The first part of this article can be read here
Land-Use Bylaw Map, taken from http://www.calgary.ca/PDA/pd/Pages/Calgary-Land-Use-bylaw-1P2007/Land-Use-bylaw-1P2007-maps.aspx . Meant to be used to look up the zoning in each lot of the city, the map also functions as section map of Calgary.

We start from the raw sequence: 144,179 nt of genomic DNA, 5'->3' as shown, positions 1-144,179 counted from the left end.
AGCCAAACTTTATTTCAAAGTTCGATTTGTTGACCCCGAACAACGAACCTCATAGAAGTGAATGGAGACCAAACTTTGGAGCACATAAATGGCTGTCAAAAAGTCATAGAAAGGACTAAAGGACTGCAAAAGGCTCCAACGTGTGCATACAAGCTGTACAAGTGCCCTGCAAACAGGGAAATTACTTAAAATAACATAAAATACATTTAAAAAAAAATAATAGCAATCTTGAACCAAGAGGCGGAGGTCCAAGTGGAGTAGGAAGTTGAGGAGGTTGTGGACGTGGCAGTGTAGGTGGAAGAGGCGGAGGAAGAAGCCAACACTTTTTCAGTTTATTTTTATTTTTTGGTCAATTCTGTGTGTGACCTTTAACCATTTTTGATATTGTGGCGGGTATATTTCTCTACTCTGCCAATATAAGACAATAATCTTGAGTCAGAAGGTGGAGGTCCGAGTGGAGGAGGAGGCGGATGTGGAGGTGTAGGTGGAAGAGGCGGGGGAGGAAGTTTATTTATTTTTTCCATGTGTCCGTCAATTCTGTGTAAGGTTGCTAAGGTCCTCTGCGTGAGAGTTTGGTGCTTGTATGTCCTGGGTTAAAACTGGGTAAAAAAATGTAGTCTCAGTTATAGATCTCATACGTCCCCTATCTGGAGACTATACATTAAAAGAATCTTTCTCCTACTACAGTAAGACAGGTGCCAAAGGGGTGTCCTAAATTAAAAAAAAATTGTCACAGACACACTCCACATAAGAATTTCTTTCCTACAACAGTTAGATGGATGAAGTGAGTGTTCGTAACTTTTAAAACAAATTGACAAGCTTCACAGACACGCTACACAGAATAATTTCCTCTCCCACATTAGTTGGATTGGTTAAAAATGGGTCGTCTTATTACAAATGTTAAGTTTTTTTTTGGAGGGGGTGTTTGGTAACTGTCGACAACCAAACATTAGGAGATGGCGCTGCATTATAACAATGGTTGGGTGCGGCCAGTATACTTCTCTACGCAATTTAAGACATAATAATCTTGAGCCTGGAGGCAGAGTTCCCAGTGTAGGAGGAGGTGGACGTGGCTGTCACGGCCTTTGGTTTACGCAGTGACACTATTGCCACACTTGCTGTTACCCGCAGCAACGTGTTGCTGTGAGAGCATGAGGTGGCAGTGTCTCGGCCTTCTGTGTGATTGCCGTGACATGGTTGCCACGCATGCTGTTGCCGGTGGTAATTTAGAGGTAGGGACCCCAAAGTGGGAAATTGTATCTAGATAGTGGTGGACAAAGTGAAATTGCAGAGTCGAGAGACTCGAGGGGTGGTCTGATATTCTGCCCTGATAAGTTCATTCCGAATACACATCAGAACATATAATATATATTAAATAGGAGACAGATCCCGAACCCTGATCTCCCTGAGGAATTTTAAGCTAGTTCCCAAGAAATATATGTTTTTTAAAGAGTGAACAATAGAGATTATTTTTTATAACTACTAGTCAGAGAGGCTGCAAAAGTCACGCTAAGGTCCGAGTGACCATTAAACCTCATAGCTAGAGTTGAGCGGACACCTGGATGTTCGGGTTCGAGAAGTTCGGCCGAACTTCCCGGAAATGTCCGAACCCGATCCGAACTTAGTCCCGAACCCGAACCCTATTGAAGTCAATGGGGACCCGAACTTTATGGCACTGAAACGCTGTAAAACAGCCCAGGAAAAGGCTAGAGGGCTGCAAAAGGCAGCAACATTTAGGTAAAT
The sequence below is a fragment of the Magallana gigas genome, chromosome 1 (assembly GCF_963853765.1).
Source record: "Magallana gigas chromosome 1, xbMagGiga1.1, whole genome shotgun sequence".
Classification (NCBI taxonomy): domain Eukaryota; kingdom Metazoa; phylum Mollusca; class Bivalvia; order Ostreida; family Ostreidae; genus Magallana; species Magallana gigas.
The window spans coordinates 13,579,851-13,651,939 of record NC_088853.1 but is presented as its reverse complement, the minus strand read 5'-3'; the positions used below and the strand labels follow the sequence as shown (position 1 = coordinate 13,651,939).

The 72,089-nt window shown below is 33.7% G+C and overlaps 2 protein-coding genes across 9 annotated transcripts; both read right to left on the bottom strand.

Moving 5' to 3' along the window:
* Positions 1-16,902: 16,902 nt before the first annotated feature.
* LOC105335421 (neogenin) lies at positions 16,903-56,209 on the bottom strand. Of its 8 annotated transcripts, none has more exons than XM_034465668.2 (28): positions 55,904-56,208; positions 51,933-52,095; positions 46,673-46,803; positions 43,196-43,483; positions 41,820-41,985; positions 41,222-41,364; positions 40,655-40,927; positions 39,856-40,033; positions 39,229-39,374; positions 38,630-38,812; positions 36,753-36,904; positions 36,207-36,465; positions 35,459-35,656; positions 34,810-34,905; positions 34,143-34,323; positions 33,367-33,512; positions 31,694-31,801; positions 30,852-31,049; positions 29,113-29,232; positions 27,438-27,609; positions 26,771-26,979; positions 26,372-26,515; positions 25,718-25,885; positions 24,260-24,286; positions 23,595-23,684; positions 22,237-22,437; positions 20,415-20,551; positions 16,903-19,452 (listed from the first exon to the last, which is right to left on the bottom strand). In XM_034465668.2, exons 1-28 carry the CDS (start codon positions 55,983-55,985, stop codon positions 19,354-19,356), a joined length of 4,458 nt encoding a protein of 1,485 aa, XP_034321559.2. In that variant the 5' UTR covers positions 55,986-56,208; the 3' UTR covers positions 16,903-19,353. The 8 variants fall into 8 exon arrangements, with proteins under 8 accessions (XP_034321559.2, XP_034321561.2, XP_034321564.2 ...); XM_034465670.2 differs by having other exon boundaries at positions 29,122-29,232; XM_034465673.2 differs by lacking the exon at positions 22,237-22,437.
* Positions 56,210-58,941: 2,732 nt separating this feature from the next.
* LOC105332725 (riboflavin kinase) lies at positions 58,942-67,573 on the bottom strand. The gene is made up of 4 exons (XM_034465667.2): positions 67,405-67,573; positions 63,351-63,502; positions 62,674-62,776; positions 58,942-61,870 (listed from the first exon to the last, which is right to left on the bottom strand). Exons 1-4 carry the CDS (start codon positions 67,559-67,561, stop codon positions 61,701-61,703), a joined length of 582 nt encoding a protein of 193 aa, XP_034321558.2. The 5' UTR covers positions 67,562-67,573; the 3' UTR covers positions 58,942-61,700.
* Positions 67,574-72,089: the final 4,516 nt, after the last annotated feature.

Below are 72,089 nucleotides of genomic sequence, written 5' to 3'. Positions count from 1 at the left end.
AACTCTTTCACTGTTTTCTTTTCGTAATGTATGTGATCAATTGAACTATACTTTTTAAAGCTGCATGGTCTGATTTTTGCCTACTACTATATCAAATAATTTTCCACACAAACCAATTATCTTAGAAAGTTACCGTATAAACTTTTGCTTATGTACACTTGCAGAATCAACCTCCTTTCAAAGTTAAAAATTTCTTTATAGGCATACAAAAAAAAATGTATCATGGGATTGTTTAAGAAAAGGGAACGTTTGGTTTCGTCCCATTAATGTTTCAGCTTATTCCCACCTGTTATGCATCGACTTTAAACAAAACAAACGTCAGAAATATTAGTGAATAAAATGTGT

The thing you always need to remember about Calgary is that it is one city. Though it is divided up into wards, and police precincts and communities, there are no equal, competing political offices like with most big cities. This was not by chance or circumstance- for many years The City of Calgary was intent on maintaining a non-metropolitan, unicity model to control development from a single central government. After World War II, the unicity model was combined with a suburban sprawl philosophy, leading the city to annex more land for both growth and control. This was evident in the treatment of Midnapore. Had Calgary not annexed the area, the city would have inevitably been hemmed in to the south by Fish Creek- besides the growth in lot sales and development in the hamlet after World War II, the Burns family had plans to develop their land holdings south of Fish Creek, where the community of Midnapore lies today. These plans were blocked in 1956 by the Calgary District Planning Commission, whose members decided such satellite communities were not in the area’s best interest. In 1961 Calgary annexed Midnapore, as well as Forest Lawn, as part of the largest land grab in the city’s history, adding on more than 70 square miles. With Montgomery and Bowness added in 1963 and 1964, respectively, Calgary’s total area was brought to 154 square miles before the end of the 1960s.